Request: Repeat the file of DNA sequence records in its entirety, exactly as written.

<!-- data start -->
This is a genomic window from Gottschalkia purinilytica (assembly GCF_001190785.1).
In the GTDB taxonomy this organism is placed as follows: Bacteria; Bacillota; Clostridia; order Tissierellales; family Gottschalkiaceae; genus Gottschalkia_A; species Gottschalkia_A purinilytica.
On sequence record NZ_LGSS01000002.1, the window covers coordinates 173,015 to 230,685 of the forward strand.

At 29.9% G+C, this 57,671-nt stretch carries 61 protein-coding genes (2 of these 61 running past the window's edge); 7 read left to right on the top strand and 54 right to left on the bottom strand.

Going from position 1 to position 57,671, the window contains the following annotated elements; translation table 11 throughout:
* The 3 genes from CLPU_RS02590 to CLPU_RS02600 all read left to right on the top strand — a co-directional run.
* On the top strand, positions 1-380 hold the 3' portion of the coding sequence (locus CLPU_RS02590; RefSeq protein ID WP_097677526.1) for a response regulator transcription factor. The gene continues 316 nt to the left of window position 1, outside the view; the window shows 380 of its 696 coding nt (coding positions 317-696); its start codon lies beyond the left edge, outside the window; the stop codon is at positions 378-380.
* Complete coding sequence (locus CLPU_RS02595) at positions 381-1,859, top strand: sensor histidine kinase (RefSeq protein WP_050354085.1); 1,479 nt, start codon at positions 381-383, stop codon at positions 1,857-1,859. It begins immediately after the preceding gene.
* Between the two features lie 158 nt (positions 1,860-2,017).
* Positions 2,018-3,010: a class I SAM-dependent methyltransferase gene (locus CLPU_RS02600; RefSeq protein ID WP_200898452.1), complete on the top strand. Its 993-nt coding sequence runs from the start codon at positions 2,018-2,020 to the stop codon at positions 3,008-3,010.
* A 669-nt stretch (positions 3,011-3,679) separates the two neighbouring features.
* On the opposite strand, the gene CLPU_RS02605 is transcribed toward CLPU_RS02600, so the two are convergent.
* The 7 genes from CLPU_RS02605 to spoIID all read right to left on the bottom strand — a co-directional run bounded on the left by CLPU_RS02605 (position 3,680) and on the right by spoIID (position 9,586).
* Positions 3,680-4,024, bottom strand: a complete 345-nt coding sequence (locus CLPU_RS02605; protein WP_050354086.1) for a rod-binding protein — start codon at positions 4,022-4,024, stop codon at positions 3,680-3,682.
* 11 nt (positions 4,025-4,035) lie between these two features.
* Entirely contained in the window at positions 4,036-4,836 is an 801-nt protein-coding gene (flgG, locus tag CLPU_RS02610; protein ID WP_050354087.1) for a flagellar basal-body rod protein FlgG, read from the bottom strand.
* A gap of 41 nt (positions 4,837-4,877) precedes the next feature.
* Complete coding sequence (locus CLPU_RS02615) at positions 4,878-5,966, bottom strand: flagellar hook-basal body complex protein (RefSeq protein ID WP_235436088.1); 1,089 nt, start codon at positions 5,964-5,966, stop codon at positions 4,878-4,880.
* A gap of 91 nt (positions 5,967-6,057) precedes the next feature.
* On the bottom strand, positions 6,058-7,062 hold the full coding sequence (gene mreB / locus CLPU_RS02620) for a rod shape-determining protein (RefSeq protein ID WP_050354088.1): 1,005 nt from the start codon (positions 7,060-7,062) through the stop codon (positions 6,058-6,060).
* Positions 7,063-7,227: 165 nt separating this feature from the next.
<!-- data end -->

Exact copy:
This is a genomic window from Gottschalkia purinilytica (assembly GCF_001190785.1).
In the GTDB taxonomy this organism is placed as follows: Bacteria; Bacillota; Clostridia; order Tissierellales; family Gottschalkiaceae; genus Gottschalkia_A; species Gottschalkia_A purinilytica.
On sequence record NZ_LGSS01000002.1, the window covers coordinates 173,015 to 230,685 of the forward strand.

At 29.9% G+C, this 57,671-nt stretch carries 61 protein-coding genes (2 of these 61 running past the window's edge); 7 read left to right on the top strand and 54 right to left on the bottom strand.

Going from position 1 to position 57,671, the window contains the following annotated elements; translation table 11 throughout:
* The 3 genes from CLPU_RS02590 to CLPU_RS02600 all read left to right on the top strand — a co-directional run.
* On the top strand, positions 1-380 hold the 3' portion of the coding sequence (locus CLPU_RS02590; RefSeq protein ID WP_097677526.1) for a response regulator transcription factor. The gene continues 316 nt to the left of window position 1, outside the view; the window shows 380 of its 696 coding nt (coding positions 317-696); its start codon lies beyond the left edge, outside the window; the stop codon is at positions 378-380.
* Complete coding sequence (locus CLPU_RS02595) at positions 381-1,859, top strand: sensor histidine kinase (RefSeq protein WP_050354085.1); 1,479 nt, start codon at positions 381-383, stop codon at positions 1,857-1,859. It begins immediately after the preceding gene.
* Between the two features lie 158 nt (positions 1,860-2,017).
* Positions 2,018-3,010: a class I SAM-dependent methyltransferase gene (locus CLPU_RS02600; RefSeq protein ID WP_200898452.1), complete on the top strand. Its 993-nt coding sequence runs from the start codon at positions 2,018-2,020 to the stop codon at positions 3,008-3,010.
* A 669-nt stretch (positions 3,011-3,679) separates the two neighbouring features.
* On the opposite strand, the gene CLPU_RS02605 is transcribed toward CLPU_RS02600, so the two are convergent.
* The 7 genes from CLPU_RS02605 to spoIID all read right to left on the bottom strand — a co-directional run bounded on the left by CLPU_RS02605 (position 3,680) and on the right by spoIID (position 9,586).
* Positions 3,680-4,024, bottom strand: a complete 345-nt coding sequence (locus CLPU_RS02605; protein WP_050354086.1) for a rod-binding protein — start codon at positions 4,022-4,024, stop codon at positions 3,680-3,682.
* 11 nt (positions 4,025-4,035) lie between these two features.
* Entirely contained in the window at positions 4,036-4,836 is an 801-nt protein-coding gene (flgG, locus tag CLPU_RS02610; protein ID WP_050354087.1) for a flagellar basal-body rod protein FlgG, read from the bottom strand.
* A gap of 41 nt (positions 4,837-4,877) precedes the next feature.
* Complete coding sequence (locus CLPU_RS02615) at positions 4,878-5,966, bottom strand: flagellar hook-basal body complex protein (RefSeq protein ID WP_235436088.1); 1,089 nt, start codon at positions 5,964-5,966, stop codon at positions 4,878-4,880.
* A gap of 91 nt (positions 5,967-6,057) precedes the next feature.
* On the bottom strand, positions 6,058-7,062 hold the full coding sequence (gene mreB / locus CLPU_RS02620) for a rod shape-determining protein (RefSeq protein ID WP_050354088.1): 1,005 nt from the start codon (positions 7,060-7,062) through the stop codon (positions 6,058-6,060).
* Positions 7,063-7,227: 165 nt separating this feature from the next.